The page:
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tv   News  Al Jazeera  January 22, 2016 9:00am-9:31am EST

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tunisia declares a nationwide curfew after days of protest against the government. you're watching al jazeera live from doha. also coming up, the eu looks at extending border controls. 22 killed in an attack in mogadishu. al shabab claims responsibility. inside tunisia prisons, many say the jails are a breeding ground for radicalization.
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>> a nationwide curfew has been declared in tunisia as authorities struggle to deal with protests across several towns and cities over a lack of jobs. the demonstrations have spread to tunis in the world unrest since the 2010 uprising that ousted the former president. the death of one youth has triggered the violence. >> a family mourning its son, he was prust rated over lack of job opportunities. he climbed an electricity pole and threatened to commit suicide. he was heck cute and his death sparked anger nationwide. a younger generation feels increasingly let down by its
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government. >> my son died, the government is responsible if that it breaks my heart. those responsible for his death should be held accountable. they destroyed a whole family. >> he was relentlessly hunting for a job to look at his parents and seven brothers and sisters. his father is a retiree and struggles to make ends meet. >> his name was on a list to get a job and suddenly his name was taken off the list. >> this is where he spent most of his life. after the revolution that ended the regime five years ago this month, he was hopeful life would improve and the poor and unemployed would get a better
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chance. >> anti-government sentiment is on the rise. there have been mass protests. anger soon spread through this week with unemployed young people proking in towns and cities. they all say the government breaks its promises. the government is under growing pressure to show its people it cares about their problems but at the same time runs on a tight budget and may not be able to fund programs for jobs across the country. al jazeera. tunisia's minister of local affairs told al jazeera that he understands people are frustrated, but this unrest has no comparison to the 2010 uprising. >> people are defending their right to work and calling for more job opportunities. we do understand this, and the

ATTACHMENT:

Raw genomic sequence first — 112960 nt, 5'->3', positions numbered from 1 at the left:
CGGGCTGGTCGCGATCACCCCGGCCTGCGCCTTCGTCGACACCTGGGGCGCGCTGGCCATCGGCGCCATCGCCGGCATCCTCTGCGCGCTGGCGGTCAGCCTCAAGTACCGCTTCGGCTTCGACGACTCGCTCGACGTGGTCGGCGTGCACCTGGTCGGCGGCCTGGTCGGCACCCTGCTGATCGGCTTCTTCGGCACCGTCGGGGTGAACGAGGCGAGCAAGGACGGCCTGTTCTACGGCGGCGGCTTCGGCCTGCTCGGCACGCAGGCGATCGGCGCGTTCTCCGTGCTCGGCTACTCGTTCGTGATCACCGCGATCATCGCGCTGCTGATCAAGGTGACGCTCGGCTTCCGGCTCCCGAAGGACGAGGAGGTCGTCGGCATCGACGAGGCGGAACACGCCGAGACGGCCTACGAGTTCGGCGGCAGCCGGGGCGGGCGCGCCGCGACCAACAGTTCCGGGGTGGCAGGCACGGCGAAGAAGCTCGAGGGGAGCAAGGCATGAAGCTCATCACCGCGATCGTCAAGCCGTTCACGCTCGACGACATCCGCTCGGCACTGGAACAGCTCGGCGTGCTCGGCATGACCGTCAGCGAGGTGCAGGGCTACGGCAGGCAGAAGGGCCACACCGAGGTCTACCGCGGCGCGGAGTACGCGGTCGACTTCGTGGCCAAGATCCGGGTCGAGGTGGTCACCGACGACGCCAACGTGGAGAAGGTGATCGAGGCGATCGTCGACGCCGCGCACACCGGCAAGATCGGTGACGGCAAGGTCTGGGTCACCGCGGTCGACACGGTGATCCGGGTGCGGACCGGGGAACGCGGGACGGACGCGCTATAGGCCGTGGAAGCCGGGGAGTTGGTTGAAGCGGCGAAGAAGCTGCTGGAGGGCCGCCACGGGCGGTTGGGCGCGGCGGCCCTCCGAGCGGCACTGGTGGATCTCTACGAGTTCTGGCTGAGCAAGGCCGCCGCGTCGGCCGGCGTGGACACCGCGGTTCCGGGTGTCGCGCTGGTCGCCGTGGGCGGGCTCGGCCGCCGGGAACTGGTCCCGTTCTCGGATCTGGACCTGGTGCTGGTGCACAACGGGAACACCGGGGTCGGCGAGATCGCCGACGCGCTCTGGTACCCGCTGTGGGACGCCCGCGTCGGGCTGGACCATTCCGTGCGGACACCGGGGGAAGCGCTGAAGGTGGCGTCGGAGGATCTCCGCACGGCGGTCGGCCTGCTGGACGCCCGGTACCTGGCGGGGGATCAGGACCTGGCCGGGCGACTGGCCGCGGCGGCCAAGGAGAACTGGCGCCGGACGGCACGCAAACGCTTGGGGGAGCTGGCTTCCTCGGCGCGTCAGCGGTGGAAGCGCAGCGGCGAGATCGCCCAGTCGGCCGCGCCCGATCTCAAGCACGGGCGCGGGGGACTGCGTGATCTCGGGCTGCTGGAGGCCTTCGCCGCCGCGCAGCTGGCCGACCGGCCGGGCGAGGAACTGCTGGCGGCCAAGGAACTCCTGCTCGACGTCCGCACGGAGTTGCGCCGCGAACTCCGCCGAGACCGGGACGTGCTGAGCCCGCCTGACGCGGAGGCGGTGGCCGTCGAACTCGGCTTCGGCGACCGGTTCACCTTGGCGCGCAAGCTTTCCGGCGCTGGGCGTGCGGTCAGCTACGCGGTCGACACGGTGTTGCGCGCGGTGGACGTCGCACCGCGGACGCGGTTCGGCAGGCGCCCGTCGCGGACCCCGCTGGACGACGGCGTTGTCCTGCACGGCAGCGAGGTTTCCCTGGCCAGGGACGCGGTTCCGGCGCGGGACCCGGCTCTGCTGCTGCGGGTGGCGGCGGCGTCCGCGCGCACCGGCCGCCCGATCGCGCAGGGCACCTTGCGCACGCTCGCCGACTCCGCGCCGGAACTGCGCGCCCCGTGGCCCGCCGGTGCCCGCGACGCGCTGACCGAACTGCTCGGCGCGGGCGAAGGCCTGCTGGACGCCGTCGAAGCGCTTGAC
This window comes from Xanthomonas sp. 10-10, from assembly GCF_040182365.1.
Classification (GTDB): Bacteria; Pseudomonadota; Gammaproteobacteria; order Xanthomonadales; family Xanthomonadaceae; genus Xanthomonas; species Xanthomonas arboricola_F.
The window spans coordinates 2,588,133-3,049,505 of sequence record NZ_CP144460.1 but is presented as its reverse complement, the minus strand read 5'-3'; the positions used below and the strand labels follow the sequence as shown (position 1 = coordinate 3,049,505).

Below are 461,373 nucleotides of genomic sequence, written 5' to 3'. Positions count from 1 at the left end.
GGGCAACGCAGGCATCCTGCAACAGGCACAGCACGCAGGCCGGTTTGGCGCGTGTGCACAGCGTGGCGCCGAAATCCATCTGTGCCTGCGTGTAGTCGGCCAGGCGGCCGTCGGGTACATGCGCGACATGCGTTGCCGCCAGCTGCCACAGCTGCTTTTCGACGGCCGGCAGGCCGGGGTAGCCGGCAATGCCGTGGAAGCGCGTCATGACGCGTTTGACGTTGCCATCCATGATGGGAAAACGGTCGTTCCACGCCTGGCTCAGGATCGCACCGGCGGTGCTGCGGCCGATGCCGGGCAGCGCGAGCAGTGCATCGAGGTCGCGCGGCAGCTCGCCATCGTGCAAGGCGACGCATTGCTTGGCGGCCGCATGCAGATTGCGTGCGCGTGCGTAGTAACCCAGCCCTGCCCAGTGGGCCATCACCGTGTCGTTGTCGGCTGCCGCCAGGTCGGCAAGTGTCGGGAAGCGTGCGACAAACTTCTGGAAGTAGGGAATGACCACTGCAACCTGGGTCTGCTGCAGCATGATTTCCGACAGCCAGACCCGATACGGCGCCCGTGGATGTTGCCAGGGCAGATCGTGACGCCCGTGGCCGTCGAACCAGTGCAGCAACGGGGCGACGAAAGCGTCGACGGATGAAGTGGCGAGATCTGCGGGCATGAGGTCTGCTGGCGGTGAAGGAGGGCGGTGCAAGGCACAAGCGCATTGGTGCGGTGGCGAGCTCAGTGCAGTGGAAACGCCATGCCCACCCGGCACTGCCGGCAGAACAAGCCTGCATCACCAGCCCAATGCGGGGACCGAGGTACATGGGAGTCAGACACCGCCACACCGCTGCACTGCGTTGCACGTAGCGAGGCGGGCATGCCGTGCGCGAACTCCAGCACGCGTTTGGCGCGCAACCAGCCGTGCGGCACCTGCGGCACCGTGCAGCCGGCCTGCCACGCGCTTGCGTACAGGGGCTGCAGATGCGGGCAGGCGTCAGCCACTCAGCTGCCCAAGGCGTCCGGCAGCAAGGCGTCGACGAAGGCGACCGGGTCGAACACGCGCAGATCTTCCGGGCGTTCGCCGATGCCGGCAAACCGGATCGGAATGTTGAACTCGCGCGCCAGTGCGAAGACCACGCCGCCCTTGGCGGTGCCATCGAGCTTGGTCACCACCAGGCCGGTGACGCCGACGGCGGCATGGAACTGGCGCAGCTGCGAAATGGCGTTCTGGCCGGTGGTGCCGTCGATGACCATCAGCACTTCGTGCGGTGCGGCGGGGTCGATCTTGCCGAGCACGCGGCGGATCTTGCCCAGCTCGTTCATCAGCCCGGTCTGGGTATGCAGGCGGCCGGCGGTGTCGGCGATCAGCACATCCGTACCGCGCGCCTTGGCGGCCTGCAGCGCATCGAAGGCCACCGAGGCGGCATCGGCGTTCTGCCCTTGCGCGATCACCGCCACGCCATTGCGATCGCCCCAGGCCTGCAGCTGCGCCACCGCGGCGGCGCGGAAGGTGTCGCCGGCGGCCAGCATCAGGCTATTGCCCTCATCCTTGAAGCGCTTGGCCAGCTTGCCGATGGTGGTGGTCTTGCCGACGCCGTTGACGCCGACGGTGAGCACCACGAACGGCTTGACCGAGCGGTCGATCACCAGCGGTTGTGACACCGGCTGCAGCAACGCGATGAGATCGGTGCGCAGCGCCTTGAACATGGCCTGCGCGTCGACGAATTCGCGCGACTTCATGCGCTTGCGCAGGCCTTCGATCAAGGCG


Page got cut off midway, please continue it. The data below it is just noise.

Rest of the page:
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constitution, the tunisian constitution protect their right for that. 2011 was totally different. it was reaction to political upheaval and social repression against activists and workers. it was also an uprising began, this is true, but there is no comparison today. >> the national curfew is response to the act we saw yesterday. we understand all the demonstration rewarding
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employment and development issue, we cannot understand any act of vandalism and our security forces are doing a huge job every day and every night, so the curfew will stay until the situation will become better. unemployed people, we are in communication with them. those people are tunisian and we are working day and night to give them solution. >> tunisia's prime minister is cutting short a visit to france and returning to his country but insists that the situation is under control. >> the situation is calming down. it's an economic problem and people are demanding jobs. wwe have a prime minister to try to resolve this problem, one of the main goals of this government. we don't have a magic wanted we sanity solve all the problems and situations at once. the situation is now under
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control. refugees including children drowned off the coast of greece in two incidents. one boat carrying 48 sank off the island in the eastern aegean sea. another boat rank off the island. the coast guard rescued 26 and recovered several bodies. european union leaders are expected to immediate monday to discuss bringing back border controls to control the flow of refugees. the humanitarian crisis is an ongoing conversation between germany and turkey. the turkish prime minister is holding talks with angela merkel in the german capitol. we are joined from berlin to tell us what they are seeking. >> it's a sign of just how much angela merkel is relying on turkey right now, but she's meeting the turkish prime
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minister in the chancellery building and cabinet ministers from bolt countries discussing mainly the refugee crisis, also counter terrorism measures. on monday, interior ministers from the e.u. will discuss perhaps extending temporary border controls, which goes against the schengen agreement on free movement in the e.u. germany has certain controls, but german chancellor merkel, last year's figure into germany was over a million. while she is refusing to impose a limit, she is relying on stopping those refugees at source, which is mainly people coming from the -- fleeing the syrian conflict into turkey. she is asking turkey to do more in terms of improving the